Top Historic Sights in Örebro, Sweden

Explore the historic highlights of Örebro

Örebro Castle

For over 700 years Örebro Castle has kept a watchful eye on everyone crossing the bridge on the River Svartån. The oldest part of the castle, a defence tower, was erected in the latter half of the 13th century. This tower was added to in the 14th century to make a larger stronghold. The castle was expanded during the reign of the royal family Vasa between 1573-1627 to the impressive Renaissance castle. After Vasa famil ...
Founded: 13th century | Location: Örebro, Sweden

St. Nicholas’ Church

The building of three-nave stone church dedicated to St. Nicholas was started in the late 1200s, but not completed until mid-1300s. The western tower was erected in the 15th century. Engelbrekt Engelbrektsson, a Swedish rebel leader against Kalmar Union and later statesman, was probably buried to the church after he was murdered in 1436. The church was restored in 1860-1899. The appearance has been influenced by English ...
Founded: Late 1200s | Location: Örebro, Sweden

Wadköping Open Air Museum

Wadköping open-air museum with its wooden buildings and courtyards gives an idea of what Örebro's buildings and city environment used to look like. Wadköping has been located here since its opening in 1965 and comprises buildings and courtyards moved here from central Örebro. A town street runs through the middle of Wadköping with buildings on either side. One side, with its low-proportioned, red- ...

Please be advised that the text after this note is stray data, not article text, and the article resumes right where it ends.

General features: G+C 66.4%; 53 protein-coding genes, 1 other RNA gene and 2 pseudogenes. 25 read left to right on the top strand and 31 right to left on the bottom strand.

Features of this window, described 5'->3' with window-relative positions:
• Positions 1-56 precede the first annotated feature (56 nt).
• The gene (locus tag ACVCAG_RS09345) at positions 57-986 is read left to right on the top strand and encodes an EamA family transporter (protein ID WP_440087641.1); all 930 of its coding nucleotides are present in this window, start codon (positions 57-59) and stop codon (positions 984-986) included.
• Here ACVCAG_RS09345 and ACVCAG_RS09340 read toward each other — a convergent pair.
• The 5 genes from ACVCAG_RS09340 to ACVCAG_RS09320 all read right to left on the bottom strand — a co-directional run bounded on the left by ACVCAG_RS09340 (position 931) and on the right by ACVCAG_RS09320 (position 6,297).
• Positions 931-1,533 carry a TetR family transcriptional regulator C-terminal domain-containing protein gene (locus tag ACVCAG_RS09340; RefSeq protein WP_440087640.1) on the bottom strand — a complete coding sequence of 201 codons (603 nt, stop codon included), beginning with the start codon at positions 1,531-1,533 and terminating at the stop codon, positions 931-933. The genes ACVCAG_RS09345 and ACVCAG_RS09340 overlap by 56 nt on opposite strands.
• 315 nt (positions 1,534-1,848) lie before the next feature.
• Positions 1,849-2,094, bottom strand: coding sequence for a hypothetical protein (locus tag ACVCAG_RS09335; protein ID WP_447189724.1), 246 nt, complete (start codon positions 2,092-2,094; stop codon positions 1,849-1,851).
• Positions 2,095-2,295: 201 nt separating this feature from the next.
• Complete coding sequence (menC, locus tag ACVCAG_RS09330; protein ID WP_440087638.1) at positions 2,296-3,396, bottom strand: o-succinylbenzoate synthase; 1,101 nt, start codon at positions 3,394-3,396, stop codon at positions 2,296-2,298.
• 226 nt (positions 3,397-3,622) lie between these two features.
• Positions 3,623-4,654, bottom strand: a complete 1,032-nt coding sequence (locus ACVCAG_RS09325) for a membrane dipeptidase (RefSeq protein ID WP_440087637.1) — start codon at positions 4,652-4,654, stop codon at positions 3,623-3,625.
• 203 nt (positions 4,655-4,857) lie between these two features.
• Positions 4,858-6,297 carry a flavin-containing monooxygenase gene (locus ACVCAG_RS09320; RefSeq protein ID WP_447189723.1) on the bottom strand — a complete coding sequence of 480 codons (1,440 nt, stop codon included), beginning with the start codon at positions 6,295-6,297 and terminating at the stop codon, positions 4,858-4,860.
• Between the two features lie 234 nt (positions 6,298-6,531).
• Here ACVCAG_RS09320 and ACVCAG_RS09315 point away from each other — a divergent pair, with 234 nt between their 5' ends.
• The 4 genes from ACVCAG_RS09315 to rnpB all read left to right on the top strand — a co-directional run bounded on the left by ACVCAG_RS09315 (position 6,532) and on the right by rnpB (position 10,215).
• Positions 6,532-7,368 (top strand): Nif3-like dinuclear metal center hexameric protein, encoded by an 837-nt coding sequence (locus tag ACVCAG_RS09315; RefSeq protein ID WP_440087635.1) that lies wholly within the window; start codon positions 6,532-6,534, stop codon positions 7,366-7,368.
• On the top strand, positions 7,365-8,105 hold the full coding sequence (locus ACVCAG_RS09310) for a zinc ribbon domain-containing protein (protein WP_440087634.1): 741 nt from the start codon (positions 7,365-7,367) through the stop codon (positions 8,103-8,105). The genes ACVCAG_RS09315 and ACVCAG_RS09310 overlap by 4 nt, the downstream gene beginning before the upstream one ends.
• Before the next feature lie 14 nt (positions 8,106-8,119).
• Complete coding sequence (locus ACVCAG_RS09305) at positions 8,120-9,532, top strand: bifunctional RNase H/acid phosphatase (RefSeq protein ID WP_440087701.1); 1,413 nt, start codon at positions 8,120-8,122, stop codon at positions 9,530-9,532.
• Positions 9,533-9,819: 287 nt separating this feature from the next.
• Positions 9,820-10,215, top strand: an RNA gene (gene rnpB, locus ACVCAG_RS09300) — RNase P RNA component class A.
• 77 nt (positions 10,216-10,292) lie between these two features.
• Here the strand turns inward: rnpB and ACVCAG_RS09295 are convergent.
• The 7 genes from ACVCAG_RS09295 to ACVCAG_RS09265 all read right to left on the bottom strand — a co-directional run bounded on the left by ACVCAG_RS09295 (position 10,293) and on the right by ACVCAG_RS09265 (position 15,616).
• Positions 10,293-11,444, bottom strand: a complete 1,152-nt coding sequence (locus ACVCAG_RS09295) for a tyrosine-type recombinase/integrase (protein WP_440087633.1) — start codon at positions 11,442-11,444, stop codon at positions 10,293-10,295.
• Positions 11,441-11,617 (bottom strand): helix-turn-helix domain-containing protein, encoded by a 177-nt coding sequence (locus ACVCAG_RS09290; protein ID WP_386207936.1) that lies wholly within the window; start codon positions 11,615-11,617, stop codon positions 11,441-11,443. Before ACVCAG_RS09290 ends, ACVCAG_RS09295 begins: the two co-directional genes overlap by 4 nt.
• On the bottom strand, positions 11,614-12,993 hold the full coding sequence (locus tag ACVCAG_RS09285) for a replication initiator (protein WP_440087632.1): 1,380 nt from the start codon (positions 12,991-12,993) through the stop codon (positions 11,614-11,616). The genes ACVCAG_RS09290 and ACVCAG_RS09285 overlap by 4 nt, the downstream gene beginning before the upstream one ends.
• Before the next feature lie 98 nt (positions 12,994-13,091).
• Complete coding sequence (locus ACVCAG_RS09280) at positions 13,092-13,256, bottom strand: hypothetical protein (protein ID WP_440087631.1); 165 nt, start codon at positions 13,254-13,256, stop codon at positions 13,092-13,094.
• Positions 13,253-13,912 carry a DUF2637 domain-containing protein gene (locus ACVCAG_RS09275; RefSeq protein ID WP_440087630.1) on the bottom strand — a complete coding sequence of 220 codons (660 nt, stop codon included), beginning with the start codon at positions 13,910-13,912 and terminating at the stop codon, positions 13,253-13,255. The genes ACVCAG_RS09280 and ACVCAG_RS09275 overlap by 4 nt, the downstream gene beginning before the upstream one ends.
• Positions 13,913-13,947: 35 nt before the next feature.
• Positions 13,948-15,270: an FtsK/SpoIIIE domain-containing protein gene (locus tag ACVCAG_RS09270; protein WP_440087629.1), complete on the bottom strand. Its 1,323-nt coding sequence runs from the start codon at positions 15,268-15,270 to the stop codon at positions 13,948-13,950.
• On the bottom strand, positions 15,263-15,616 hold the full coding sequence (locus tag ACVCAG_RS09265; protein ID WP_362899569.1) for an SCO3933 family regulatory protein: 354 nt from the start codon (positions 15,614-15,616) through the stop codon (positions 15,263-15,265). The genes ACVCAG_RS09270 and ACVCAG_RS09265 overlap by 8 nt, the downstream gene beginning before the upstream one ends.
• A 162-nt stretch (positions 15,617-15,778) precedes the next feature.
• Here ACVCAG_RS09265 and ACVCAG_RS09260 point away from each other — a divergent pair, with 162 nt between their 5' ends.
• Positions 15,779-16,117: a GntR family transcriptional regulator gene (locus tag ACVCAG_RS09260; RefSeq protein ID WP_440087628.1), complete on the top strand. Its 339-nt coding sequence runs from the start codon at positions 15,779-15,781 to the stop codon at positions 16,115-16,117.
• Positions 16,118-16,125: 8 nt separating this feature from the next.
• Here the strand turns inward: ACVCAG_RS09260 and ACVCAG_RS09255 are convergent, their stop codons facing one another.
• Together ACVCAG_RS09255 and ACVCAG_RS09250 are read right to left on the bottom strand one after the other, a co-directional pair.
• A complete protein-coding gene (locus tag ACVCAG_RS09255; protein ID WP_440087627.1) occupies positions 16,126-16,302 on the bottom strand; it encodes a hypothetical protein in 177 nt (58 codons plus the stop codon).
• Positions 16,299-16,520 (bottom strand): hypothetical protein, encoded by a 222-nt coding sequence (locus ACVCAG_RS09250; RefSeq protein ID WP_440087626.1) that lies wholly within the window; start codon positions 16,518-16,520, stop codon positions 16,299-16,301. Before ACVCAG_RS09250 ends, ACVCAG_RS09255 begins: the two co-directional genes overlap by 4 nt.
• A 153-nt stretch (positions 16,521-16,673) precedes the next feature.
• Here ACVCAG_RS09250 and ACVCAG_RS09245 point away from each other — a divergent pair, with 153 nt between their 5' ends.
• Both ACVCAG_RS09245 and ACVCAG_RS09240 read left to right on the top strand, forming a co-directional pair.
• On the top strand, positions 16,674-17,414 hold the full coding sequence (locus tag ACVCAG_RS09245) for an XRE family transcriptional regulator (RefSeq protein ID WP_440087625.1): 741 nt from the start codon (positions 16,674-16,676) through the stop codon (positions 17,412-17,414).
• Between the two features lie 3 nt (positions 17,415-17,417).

Founded: 1965 | Location: Örebro, Sweden

Karlslund Manor

Originally, in the 16th century, the site of the Manor House and gardens was used for royal farm buildings and Karlslund was mainly concerned with agriculture. The present Karlslund Manor House was built between 1804 and 1809 by Christian Günther. In 1819 a later owner, Carl Anckarsvärd, had the manor house rebuilt and altered to the appearance we know today. The architect behind this work was the famous Carl Ch ...
Founded: 1804-1809 | Location: Örebro, Sweden

Almby Church

Almby Church is the oldest one in Örebro. According the Dendrochronological investigation the oldest part, a choir, was built around the year 1120. The church was enlarged during the 13th century and modified again in the 15th century. The sacristy was added in the 16th century. In 1656 let baron Gustav Eriksson Leijonhufvud to build a chapel to the church. The church’s font dates from the Middle Ages. The sma ...
Founded: ca. 1120 | Location: Örebro, Sweden

Rinkaby Church

The oldest parts of Rinkaby church were completed probably in the late 1100s. It was enlarged to the west and the sacristy was added sometimes in the 1200s or early 1300s. The vaulting was added in the late 1400s and the chapel in 1620. The major restoration was made 1779-1780 and in 1839 the current tower replaced the medieval one.
Founded: 12th century | Location: Örebro, Sweden

Kägleholm Castle Ruins

Kägleholm Castle was Built in the 1670s by chancellor Magnus Gabriel de la Gardie. It was designed by Nicodemus Tessin the Elder. History of the castle is short, since in 1712 it burned down and was never rebuilt. Today only cellar ruins remain of the castle.
Founded: 1670s | Location: Örebro, Sweden

Esplunda Manor